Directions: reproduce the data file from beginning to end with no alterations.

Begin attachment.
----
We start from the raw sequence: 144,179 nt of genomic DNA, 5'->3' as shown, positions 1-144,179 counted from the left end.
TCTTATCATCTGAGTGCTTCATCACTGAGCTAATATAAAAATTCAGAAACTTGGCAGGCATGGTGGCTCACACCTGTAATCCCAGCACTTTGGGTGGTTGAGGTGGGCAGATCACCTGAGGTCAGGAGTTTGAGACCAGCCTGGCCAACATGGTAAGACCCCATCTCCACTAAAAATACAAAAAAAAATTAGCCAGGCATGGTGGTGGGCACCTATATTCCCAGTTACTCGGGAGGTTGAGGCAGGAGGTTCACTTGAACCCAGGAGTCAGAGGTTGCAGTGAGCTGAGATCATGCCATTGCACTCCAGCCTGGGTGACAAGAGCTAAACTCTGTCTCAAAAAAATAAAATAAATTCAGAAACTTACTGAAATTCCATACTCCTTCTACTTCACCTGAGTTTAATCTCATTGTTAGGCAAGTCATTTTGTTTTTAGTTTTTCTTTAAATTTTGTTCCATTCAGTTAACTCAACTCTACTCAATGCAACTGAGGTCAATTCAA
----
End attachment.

We start from the raw sequence: 144,179 nt of genomic DNA, 5'->3' as shown, positions 1-144,179 counted from the left end.
TCTTATCATCTGAGTGCTTCATCACTGAGCTAATATAAAAATTCAGAAACTTGGCAGGCATGGTGGCTCACACCTGTAATCCCAGCACTTTGGGTGGTTGAGGTGGGCAGATCACCTGAGGTCAGGAGTTTGAGACCAGCCTGGCCAACATGGTAAGACCCCATCTCCACTAAAAATACAAAAAAAAATTAGCCAGGCATGGTGGTGGGCACCTATATTCCCAGTTACTCGGGAGGTTGAGGCAGGAGGTTCACTTGAACCCAGGAGTCAGAGGTTGCAGTGAGCTGAGATCATGCCATTGCACTCCAGCCTGGGTGACAAGAGCTAAACTCTGTCTCAAAAAAATAAAATAAATTCAGAAACTTACTGAAATTCCATACTCCTTCTACTTCACCTGAGTTTAATCTCATTGTTAGGCAAGTCATTTTGTTTTTAGTTTTTCTTTAAATTTTGTTCCATTCAGTTAACTCAACTCTACTCAATGCAACTGAGGTCAATTCAA